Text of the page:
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Working With Leading or Sharp Edges

Working With Leading or Sharp Edges
Guy Pearce - Friday, July 14, 2017

Leading edge and sharp edge work poses a series of unique risks for persons working at height. Many lifelines or fall arrest devices available do not necessarily address these increased risks and expose the users to potentially catastrophic consequences.

A leading edge is found for example, when laying decking or roof sheets where the fall arrest lanyard may be anchored at or near foot level and the user has the potential to fall over an edge. Whereas a sharp edge is an edge that is not rounded or is abrasive and has the potential to cut a lifeline in the case of a fall.

In many cases it is not practical to protect sharp edges or impossible to raise the height of the anchor point and industry recognized that significant changes needed to be made to existing products to address these risks.

While the primary risk of sharp edge work is the chance of severing the lifeline, working at a leading edge poses its own set of unique difficulties and subsequent risks.

When working on decks or roofs anchoring is likely to be at foot level. The closer the anchor point to the leading edge the greater the likelihood that the user will fall over the edge. For example if the anchor is 3 metres from the edge the free fall distance will be almost 2 meters. When working with the lanyard anchored directly at your feet free fall may be up to 4 metres depending on the lanyard length.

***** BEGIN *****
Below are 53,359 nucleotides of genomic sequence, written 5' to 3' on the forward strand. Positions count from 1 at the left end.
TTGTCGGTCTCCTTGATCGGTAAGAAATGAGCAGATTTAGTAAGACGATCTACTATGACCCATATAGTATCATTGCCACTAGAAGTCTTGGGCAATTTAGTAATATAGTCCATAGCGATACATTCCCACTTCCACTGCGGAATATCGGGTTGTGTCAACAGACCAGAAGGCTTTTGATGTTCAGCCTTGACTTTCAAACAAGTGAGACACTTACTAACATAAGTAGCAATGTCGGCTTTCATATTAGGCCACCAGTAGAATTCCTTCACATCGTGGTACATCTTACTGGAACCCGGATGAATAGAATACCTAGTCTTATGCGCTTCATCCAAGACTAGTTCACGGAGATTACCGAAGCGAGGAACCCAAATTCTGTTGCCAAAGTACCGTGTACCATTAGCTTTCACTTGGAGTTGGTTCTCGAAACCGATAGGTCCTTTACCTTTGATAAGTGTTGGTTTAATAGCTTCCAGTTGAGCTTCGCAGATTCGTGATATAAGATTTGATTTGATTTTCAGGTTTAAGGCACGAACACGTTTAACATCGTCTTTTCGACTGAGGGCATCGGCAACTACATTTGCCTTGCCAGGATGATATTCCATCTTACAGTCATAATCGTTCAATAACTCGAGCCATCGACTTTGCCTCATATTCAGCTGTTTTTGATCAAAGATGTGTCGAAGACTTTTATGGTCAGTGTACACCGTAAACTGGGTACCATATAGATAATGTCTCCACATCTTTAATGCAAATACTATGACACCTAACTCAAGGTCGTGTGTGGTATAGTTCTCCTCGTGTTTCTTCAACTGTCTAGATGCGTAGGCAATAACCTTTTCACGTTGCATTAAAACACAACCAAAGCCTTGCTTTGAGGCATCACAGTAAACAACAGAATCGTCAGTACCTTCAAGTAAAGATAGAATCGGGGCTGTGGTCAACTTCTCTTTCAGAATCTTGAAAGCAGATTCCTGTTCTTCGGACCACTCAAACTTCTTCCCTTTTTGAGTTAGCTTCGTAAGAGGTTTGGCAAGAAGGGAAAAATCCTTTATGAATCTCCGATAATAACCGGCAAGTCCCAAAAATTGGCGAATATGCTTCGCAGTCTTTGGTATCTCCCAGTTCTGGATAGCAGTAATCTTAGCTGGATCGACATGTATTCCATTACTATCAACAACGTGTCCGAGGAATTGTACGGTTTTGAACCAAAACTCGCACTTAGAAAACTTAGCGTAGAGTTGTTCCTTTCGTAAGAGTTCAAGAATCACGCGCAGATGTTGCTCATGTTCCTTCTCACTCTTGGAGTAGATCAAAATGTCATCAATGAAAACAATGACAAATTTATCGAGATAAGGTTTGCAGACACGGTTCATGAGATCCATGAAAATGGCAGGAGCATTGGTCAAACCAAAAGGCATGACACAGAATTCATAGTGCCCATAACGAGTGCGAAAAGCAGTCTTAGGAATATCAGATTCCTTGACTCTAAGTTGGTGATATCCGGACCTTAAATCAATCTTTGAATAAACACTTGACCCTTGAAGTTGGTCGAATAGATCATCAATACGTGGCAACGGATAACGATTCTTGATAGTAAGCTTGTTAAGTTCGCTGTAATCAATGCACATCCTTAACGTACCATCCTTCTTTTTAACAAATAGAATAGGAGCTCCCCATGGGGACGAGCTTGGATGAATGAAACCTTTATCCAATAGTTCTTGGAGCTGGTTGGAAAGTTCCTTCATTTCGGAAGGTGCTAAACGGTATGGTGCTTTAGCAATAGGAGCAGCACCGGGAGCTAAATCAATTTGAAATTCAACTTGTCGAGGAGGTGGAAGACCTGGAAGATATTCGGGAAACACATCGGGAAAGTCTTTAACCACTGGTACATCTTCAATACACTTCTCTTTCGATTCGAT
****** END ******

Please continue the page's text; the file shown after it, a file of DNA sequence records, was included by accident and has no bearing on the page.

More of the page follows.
Not only is the user exposed to increased fall distance and forces there is also an increased potential for swing hazards.


With the lanyard anchored directly at your feet free fall may be up to 4 metres depending on the lanyard length

When the anchor is 3 metres from the edge the free fall distance will be almost 2 meters

In many cases it is not practical to protect sharp edges or impossible to raise the height of the anchor point and industry recognized that significant changes needed to be made to existing products to address these risks.

Through their testing and analysis, the American National Standards Institute (ANSI) confirmed that products not specifically designed for foot level tie-off will generate forces far exceeding accepted safety parameters in the event of a fall. In 2012 ANSI introduced a new standard ANSI Z359.14 that has become a base level for testing SRL’s used for leading edge work.

Height Dynamics offers a range of products that have been tested to ANSI and EN standards for sharp or leading edge work. Please click through to view some of these products on our web site or contact our sales team for further information.

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